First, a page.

Today, there is another conflict of interest that makes me worry. Our prime minister has stakes in a rival airline. Would he be able to do justice to any effort to try and fix the airline? I doubt it.

Set aside all these claims that PIA cannot fly high again. Given the right people — honest and sincere, it can once again soar. But where will we find those people I wonder?

Where will we find the politicians who will not interfere in the workings of the airline? It took a man of the stature of Zulfikar Ali Bhutto to give the direction to the management of PIA to build traffic and emerge as a leading player in the field.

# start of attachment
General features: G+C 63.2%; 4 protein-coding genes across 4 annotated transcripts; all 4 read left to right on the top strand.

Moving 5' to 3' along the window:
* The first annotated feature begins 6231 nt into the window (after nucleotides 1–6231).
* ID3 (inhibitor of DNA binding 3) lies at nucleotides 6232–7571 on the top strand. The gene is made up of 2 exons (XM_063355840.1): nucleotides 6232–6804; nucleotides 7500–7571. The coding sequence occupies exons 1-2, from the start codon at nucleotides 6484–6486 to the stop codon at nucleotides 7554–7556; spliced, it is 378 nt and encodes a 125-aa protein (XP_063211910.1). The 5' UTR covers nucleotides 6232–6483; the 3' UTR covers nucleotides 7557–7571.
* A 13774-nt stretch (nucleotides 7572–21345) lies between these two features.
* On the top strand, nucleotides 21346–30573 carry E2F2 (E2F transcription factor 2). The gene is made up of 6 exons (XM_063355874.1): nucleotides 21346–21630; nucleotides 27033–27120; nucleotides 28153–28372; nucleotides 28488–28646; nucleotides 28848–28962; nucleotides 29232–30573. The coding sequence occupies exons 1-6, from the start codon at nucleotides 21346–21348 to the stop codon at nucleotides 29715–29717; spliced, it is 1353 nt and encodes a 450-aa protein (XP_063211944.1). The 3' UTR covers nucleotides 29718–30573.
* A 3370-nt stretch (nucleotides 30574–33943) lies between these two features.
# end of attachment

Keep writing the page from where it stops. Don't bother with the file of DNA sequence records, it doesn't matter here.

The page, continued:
History, they say, repeats itself. Apart from AVM Zafar, it was our PM’s father, Khaqan Abbasi, who as DMD PIA in the early ’70s, had argued that the airline should be cut down in size after the creation of Bangladesh as the management felt that the airline’s traffic would also be halved. Not so, said Bhutto, who gave the task to Rafiq Saigol, a leading businessman of the country, to set things right.

Saigol steered the airline, restored its credibility and handed it to Air Marshal Nur Khan under whose watch the national carrier expanded its routes, successfully inducted DC-10 and B747 and became a leading airline in the region, because he was given a free hand by the government with assurances of no political interference.